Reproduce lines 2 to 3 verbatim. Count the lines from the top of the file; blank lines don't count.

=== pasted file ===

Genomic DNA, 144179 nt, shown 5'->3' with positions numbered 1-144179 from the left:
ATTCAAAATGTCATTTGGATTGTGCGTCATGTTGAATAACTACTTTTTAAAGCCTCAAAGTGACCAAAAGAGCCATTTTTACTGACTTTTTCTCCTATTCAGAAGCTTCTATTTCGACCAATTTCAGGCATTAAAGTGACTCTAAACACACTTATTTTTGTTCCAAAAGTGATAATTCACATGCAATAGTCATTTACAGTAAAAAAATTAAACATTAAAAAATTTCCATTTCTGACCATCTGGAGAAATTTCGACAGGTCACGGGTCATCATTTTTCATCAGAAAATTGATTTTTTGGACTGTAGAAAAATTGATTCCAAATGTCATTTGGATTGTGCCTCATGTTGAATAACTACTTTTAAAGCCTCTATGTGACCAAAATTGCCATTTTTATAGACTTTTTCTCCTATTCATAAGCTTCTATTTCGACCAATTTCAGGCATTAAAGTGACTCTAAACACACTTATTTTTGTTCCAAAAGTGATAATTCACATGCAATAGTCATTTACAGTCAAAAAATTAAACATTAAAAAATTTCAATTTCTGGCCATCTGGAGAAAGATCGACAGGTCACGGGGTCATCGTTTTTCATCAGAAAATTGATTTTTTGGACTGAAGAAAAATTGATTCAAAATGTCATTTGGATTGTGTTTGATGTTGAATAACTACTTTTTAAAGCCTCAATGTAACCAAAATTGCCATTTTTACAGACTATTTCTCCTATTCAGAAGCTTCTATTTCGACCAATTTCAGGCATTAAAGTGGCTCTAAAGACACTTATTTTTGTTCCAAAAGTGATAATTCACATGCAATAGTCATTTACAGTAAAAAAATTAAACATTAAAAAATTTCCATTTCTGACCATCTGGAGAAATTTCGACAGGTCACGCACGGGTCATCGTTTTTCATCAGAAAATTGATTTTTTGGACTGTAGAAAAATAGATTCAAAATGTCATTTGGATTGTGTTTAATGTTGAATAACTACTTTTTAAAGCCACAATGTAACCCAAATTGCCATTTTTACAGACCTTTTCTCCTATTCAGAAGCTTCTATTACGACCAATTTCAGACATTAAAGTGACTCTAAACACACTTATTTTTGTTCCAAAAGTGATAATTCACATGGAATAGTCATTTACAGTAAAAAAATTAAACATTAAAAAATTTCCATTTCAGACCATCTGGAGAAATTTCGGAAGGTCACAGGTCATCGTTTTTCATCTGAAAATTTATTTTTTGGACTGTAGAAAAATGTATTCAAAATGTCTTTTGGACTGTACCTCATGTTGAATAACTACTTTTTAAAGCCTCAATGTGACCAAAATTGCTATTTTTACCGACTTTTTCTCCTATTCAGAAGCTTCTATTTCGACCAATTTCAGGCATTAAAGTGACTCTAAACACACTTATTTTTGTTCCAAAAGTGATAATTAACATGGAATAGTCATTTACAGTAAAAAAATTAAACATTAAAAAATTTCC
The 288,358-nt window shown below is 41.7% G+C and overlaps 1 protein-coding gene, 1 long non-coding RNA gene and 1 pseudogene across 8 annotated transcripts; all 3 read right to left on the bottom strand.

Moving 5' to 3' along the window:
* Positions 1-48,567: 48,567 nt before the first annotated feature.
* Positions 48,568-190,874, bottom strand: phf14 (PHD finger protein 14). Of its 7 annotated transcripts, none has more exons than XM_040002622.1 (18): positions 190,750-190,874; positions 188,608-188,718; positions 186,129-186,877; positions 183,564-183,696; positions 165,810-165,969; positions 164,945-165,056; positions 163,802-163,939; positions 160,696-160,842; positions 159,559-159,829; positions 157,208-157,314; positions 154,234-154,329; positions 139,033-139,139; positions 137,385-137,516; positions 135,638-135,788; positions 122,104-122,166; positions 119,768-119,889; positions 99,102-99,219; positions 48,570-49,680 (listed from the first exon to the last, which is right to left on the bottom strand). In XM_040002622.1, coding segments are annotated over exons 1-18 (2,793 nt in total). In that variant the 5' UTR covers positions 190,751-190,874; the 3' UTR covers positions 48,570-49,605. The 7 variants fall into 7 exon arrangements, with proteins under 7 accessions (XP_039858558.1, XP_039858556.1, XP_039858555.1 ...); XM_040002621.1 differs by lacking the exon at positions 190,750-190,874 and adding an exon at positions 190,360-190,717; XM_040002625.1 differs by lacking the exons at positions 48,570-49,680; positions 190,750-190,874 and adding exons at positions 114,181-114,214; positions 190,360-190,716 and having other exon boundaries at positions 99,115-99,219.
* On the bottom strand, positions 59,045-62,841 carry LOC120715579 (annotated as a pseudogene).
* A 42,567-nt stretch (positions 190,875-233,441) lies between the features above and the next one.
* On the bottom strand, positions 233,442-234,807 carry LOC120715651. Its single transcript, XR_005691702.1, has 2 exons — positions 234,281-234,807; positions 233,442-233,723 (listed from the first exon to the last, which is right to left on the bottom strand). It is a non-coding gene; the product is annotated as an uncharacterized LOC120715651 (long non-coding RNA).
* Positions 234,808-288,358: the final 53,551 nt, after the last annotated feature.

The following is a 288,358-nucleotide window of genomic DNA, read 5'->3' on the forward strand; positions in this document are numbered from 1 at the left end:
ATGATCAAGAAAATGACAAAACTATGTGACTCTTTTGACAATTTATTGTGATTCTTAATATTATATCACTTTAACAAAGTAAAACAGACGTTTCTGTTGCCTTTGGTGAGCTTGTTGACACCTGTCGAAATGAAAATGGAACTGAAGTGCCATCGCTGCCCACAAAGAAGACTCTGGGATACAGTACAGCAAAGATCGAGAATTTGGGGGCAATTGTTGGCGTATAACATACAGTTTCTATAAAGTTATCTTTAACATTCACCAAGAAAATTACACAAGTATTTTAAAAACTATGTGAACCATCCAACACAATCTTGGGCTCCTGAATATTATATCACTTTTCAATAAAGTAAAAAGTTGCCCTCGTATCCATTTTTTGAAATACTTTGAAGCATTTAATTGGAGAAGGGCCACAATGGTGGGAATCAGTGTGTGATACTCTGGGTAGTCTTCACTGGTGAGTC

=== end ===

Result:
ATTCAAAATGTCATTTGGATTGTGCGTCATGTTGAATAACTACTTTTTAAAGCCTCAAAGTGACCAAAAGAGCCATTTTTACTGACTTTTTCTCCTATTCAGAAGCTTCTATTTCGACCAATTTCAGGCATTAAAGTGACTCTAAACACACTTATTTTTGTTCCAAAAGTGATAATTCACATGCAATAGTCATTTACAGTAAAAAAATTAAACATTAAAAAATTTCCATTTCTGACCATCTGGAGAAATTTCGACAGGTCACGGGTCATCATTTTTCATCAGAAAATTGATTTTTTGGACTGTAGAAAAATTGATTCCAAATGTCATTTGGATTGTGCCTCATGTTGAATAACTACTTTTAAAGCCTCTATGTGACCAAAATTGCCATTTTTATAGACTTTTTCTCCTATTCATAAGCTTCTATTTCGACCAATTTCAGGCATTAAAGTGACTCTAAACACACTTATTTTTGTTCCAAAAGTGATAATTCACATGCAATAGTCATTTACAGTCAAAAAATTAAACATTAAAAAATTTCAATTTCTGGCCATCTGGAGAAAGATCGACAGGTCACGGGGTCATCGTTTTTCATCAGAAAATTGATTTTTTGGACTGAAGAAAAATTGATTCAAAATGTCATTTGGATTGTGTTTGATGTTGAATAACTACTTTTTAAAGCCTCAATGTAACCAAAATTGCCATTTTTACAGACTATTTCTCCTATTCAGAAGCTTCTATTTCGACCAATTTCAGGCATTAAAGTGGCTCTAAAGACACTTATTTTTGTTCCAAAAGTGATAATTCACATGCAATAGTCATTTACAGTAAAAAAATTAAACATTAAAAAATTTCCATTTCTGACCATCTGGAGAAATTTCGACAGGTCACGCACGGGTCATCGTTTTTCATCAGAAAATTGATTTTTTGGACTGTAGAAAAATAGATTCAAAATGTCATTTGGATTGTGTTTAATGTTGAATAACTACTTTTTAAAGCCACAATGTAACCCAAATTGCCATTTTTACAGACCTTTTCTCCTATTCAGAAGCTTCTATTACGACCAATTTCAGACATTAAAGTGACTCTAAACACACTTATTTTTGTTCCAAAAGTGATAATTCACATGGAATAGTCATTTACAGTAAAAAAATTAAACATTAAAAAATTTCCATTTCAGACCATCTGGAGAAATTTCGGAAGGTCACAGGTCATCGTTTTTCATCTGAAAATTTATTTTTTGGACTGTAGAAAAATGTATTCAAAATGTCTTTTGGACTGTACCTCATGTTGAATAACTACTTTTTAAAGCCTCAATGTGACCAAAATTGCTATTTTTACCGACTTTTTCTCCTATTCAGAAGCTTCTATTTCGACCAATTTCAGGCATTAAAGTGACTCTAAACACACTTATTTTTGTTCCAAAAGTGATAATTAACATGGAATAGTCATTTACAGTAAAAAAATTAAACATTAAAAAATTTCC
The 288,358-nt window shown below is 41.7% G+C and overlaps 1 protein-coding gene, 1 long non-coding RNA gene and 1 pseudogene across 8 annotated transcripts; all 3 read right to left on the bottom strand.